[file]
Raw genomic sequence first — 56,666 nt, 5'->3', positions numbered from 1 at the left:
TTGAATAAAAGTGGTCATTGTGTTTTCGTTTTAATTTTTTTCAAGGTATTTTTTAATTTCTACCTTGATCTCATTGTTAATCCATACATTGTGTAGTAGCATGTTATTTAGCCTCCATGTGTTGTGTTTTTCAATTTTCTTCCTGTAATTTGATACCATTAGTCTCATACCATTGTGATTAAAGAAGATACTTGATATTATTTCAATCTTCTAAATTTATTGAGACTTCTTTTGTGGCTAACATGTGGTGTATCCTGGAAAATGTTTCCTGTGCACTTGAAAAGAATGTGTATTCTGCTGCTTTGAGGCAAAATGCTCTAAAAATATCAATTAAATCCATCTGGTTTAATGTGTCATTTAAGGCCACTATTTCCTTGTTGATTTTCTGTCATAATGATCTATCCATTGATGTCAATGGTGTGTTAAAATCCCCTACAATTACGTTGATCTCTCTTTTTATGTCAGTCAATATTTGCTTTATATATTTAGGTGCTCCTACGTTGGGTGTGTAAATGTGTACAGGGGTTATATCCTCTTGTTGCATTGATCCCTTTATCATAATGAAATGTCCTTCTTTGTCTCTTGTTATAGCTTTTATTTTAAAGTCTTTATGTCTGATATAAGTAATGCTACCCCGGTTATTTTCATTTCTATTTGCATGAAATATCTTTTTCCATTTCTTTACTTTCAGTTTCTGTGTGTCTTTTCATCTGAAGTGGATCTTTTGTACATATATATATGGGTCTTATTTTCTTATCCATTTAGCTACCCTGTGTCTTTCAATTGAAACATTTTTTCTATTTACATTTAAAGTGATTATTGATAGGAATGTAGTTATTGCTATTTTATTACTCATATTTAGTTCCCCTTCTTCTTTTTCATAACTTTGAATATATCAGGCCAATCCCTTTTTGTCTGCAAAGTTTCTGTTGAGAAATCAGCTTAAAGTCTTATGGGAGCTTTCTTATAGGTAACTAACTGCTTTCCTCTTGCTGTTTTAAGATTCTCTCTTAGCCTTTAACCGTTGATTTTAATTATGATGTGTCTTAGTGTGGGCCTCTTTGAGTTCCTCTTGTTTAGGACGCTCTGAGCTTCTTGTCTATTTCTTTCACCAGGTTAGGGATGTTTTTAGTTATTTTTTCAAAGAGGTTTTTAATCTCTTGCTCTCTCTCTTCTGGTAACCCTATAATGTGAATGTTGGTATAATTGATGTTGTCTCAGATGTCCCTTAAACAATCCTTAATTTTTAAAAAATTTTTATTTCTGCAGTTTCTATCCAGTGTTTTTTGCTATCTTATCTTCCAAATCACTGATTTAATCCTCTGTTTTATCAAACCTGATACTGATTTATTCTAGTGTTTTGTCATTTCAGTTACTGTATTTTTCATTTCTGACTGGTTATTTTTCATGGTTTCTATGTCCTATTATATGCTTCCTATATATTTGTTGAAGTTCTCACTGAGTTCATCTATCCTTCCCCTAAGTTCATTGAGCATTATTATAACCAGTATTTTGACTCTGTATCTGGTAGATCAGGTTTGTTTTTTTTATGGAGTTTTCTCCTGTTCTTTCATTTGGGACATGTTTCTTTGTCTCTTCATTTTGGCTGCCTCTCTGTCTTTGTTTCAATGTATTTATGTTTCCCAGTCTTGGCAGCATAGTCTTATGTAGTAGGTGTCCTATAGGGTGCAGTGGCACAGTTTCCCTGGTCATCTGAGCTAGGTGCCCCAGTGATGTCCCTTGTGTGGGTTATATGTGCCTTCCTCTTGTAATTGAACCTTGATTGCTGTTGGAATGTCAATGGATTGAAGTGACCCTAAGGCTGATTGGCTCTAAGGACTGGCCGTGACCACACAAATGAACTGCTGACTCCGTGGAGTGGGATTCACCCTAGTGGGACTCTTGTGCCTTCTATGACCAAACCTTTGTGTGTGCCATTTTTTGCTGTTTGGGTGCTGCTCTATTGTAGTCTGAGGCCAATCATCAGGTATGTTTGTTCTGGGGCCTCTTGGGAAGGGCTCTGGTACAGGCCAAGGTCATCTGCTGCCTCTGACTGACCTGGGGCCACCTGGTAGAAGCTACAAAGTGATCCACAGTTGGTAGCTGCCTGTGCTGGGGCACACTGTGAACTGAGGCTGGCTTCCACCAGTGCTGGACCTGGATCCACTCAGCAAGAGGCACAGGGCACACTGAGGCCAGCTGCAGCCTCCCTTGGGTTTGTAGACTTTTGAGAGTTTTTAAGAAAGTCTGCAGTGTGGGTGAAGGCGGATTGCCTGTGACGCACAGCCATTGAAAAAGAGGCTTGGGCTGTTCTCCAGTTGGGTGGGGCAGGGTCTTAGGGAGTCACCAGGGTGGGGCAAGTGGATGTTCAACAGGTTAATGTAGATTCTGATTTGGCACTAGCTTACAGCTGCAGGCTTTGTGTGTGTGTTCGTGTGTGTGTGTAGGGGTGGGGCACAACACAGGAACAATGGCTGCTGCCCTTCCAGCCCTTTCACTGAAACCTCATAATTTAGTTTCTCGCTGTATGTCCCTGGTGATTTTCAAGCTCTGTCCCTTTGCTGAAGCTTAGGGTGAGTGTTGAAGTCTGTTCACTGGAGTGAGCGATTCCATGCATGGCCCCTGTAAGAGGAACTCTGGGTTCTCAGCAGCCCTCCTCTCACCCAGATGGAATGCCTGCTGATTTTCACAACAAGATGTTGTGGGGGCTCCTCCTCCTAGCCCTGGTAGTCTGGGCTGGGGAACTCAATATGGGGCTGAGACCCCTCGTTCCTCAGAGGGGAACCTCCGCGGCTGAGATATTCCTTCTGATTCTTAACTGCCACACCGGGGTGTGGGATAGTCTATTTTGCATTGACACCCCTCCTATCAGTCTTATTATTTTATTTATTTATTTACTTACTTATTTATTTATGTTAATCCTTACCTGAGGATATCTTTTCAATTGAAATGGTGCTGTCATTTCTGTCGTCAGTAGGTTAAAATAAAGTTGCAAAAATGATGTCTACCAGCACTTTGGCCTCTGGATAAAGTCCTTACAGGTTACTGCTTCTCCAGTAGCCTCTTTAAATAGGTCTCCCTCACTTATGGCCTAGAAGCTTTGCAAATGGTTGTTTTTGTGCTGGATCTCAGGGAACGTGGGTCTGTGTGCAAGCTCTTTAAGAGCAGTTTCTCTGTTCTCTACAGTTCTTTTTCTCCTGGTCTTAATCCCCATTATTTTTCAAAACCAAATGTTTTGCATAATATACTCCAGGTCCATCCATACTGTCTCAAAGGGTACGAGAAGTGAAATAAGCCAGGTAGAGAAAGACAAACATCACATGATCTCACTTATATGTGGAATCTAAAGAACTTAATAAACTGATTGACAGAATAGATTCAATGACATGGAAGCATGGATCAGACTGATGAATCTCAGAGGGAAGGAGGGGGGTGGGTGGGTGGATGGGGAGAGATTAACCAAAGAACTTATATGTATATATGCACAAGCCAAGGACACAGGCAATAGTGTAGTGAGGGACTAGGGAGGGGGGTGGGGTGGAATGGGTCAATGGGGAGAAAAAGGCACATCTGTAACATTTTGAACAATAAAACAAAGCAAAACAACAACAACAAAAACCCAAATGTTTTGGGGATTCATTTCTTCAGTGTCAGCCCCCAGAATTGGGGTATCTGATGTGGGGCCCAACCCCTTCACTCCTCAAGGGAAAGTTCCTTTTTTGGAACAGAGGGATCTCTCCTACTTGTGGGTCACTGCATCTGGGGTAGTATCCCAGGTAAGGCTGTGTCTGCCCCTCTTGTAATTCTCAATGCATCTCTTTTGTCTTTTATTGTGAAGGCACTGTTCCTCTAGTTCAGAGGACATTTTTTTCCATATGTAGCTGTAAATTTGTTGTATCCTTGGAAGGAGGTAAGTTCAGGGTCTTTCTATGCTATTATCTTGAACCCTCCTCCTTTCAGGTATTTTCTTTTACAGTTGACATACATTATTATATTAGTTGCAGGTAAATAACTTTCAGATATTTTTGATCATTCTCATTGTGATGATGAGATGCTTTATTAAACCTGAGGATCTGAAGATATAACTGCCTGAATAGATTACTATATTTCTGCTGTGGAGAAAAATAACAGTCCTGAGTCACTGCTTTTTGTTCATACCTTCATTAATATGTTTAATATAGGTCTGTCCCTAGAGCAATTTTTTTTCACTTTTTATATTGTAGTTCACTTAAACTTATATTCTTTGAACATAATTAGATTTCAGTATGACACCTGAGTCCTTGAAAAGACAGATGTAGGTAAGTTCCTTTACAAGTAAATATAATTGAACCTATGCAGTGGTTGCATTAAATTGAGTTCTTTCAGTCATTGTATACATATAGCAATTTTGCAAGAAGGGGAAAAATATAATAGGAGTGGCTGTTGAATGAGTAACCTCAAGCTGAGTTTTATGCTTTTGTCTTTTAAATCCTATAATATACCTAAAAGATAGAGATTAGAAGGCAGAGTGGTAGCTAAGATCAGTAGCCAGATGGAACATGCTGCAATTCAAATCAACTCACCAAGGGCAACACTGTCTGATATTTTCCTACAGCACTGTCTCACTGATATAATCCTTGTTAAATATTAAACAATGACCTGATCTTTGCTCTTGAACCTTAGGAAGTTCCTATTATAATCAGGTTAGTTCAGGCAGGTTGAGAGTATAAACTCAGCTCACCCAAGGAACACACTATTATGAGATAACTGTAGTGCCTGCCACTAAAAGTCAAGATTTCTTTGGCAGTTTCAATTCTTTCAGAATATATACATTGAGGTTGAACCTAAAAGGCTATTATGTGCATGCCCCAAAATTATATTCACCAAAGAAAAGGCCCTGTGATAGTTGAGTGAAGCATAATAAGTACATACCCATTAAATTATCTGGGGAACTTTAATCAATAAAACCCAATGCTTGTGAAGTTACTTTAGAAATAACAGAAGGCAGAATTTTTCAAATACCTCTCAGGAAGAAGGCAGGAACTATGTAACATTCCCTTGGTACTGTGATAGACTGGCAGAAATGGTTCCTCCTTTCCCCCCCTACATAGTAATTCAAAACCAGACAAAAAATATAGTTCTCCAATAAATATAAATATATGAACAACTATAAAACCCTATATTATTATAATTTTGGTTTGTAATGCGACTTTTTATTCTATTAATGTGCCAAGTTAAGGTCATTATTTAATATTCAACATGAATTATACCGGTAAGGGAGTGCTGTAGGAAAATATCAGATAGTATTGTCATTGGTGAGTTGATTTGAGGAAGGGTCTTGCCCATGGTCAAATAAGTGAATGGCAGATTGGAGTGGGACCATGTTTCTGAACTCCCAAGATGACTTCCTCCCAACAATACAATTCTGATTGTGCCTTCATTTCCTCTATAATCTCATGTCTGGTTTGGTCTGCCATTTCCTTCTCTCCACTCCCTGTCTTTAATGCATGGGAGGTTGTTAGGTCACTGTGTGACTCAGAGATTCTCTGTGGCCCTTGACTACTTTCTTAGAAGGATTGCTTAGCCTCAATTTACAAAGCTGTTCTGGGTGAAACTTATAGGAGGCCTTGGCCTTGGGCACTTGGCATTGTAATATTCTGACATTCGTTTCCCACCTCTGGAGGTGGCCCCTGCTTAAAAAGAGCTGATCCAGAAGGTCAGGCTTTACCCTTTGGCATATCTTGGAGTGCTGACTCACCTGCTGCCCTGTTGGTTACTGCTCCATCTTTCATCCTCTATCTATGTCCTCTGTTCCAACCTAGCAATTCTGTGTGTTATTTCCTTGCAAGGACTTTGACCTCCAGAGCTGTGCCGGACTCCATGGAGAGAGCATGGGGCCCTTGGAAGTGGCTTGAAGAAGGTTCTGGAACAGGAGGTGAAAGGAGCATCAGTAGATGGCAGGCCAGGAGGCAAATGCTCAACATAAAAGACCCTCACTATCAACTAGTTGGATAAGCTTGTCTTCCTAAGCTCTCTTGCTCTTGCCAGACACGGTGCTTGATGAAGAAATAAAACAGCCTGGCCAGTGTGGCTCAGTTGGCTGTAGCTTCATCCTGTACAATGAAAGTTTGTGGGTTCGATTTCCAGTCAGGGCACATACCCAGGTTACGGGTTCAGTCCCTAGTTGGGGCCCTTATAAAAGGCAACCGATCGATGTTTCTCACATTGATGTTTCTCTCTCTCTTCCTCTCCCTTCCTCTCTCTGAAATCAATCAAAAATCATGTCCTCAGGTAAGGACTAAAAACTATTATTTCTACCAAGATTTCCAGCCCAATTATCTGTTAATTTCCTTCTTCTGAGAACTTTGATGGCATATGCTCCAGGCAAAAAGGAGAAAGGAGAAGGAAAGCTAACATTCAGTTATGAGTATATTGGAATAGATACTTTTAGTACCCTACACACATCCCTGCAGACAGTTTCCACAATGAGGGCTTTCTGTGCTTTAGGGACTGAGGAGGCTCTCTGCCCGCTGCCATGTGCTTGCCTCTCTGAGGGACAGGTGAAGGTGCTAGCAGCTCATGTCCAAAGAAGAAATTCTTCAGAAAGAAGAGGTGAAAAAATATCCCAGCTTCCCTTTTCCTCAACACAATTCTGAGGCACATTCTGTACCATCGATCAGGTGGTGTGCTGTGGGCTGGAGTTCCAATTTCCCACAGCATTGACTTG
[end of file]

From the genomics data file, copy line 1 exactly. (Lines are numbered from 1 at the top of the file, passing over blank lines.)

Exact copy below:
Raw genomic sequence first — 56,666 nt, 5'->3', positions numbered from 1 at the left: